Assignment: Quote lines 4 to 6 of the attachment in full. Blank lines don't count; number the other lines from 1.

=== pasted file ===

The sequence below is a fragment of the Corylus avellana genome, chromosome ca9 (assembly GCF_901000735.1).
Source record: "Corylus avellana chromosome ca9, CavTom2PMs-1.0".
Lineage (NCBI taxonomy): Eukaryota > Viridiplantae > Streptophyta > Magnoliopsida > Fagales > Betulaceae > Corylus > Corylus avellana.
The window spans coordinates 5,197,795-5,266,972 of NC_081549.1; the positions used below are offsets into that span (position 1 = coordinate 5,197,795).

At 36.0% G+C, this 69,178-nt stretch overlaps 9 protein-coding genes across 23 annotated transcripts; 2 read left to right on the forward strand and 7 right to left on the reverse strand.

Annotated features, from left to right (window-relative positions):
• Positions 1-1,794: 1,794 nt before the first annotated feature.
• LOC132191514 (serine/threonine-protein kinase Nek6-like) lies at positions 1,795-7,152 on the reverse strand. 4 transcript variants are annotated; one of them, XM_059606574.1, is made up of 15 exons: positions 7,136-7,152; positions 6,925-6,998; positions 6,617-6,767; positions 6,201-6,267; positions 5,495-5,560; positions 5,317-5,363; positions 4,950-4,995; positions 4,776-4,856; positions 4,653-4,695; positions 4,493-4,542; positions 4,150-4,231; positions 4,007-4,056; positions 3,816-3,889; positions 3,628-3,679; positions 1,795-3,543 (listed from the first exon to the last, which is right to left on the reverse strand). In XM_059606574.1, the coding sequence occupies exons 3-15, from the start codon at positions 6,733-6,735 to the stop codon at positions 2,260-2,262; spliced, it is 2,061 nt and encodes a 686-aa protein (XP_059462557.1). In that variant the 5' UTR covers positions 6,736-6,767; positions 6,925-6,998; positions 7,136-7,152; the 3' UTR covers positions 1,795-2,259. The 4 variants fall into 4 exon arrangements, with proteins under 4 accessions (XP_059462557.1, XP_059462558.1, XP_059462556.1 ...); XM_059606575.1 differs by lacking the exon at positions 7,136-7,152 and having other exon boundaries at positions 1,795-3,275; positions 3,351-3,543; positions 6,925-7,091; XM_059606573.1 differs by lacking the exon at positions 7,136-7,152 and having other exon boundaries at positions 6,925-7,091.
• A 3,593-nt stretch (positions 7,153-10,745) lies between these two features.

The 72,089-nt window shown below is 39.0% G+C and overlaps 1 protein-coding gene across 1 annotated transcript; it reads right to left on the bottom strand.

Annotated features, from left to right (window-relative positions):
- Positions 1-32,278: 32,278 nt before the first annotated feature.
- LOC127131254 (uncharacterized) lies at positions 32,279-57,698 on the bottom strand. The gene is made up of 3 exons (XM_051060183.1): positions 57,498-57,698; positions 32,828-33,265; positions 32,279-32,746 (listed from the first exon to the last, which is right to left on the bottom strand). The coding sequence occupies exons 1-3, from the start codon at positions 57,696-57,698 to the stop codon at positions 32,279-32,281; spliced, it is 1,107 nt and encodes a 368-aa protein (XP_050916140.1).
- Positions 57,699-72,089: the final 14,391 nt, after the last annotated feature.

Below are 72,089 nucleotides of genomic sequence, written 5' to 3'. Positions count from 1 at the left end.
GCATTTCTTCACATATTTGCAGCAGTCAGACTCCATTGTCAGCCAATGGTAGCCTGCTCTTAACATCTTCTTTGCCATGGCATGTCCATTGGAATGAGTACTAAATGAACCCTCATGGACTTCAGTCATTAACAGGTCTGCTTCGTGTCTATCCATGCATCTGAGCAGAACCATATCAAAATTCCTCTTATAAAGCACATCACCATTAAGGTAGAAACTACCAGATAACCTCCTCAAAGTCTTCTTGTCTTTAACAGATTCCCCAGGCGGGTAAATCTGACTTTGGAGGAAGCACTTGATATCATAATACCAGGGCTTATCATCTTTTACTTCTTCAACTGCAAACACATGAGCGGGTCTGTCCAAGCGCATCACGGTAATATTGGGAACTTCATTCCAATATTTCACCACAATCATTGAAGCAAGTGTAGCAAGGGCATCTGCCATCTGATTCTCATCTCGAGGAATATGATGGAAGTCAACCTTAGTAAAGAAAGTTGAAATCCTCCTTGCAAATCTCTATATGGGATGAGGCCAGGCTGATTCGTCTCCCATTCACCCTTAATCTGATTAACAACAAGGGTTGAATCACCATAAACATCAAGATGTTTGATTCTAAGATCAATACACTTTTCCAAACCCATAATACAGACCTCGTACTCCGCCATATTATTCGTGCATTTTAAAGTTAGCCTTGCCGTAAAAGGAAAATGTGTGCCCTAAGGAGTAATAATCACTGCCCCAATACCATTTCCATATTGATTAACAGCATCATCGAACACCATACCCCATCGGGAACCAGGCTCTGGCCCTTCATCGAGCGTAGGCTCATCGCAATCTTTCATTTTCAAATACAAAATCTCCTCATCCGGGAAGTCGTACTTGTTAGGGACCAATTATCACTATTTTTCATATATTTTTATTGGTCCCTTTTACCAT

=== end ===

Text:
The window spans coordinates 5,197,795-5,266,972 of NC_081549.1; the positions used below are offsets into that span (position 1 = coordinate 5,197,795).

At 36.0% G+C, this 69,178-nt stretch overlaps 9 protein-coding genes across 23 annotated transcripts; 2 read left to right on the forward strand and 7 right to left on the reverse strand.

Annotated features, from left to right (window-relative positions):